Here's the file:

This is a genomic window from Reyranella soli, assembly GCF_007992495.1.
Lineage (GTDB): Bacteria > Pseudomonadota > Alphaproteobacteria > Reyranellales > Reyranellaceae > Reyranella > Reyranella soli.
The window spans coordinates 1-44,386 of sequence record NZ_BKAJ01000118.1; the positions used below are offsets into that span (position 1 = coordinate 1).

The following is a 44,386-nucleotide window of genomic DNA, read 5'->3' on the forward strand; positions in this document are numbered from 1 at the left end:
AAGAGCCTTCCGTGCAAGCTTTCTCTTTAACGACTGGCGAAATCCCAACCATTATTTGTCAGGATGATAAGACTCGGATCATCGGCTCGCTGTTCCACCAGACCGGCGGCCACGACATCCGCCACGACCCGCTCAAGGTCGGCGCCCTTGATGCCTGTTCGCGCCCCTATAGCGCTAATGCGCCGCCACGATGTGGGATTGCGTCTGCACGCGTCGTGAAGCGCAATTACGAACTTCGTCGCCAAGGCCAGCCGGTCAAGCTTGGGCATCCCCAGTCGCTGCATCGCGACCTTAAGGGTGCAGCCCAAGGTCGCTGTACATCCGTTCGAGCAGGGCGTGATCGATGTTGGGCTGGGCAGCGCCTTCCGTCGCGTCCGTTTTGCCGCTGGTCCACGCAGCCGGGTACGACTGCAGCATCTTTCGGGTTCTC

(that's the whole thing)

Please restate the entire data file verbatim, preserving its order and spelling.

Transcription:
This is a genomic window from Reyranella soli, assembly GCF_007992495.1.
Lineage (GTDB): Bacteria > Pseudomonadota > Alphaproteobacteria > Reyranellales > Reyranellaceae > Reyranella > Reyranella soli.
The window spans coordinates 1-44,386 of sequence record NZ_BKAJ01000118.1; the positions used below are offsets into that span (position 1 = coordinate 1).

The following is a 44,386-nucleotide window of genomic DNA, read 5'->3' on the forward strand; positions in this document are numbered from 1 at the left end:
AAGAGCCTTCCGTGCAAGCTTTCTCTTTAACGACTGGCGAAATCCCAACCATTATTTGTCAGGATGATAAGACTCGGATCATCGGCTCGCTGTTCCACCAGACCGGCGGCCACGACATCCGCCACGACCCGCTCAAGGTCGGCGCCCTTGATGCCTGTTCGCGCCCCTATAGCGCTAATGCGCCGCCACGATGTGGGATTGCGTCTGCACGCGTCGTGAAGCGCAATTACGAACTTCGTCGCCAAGGCCAGCCGGTCAAGCTTGGGCATCCCCAGTCGCTGCATCGCGACCTTAAGGGTGCAGCCCAAGGTCGCTGTACATCCGTTCGAGCAGGGCGTGATCGATGTTGGGCTGGGCAGCGCCTTCCGTCGCGTCCGTTTTGCCGCTGGTCCACGCAGCCGGGTACGACTGCAGCATCTTTCGGGTTCTC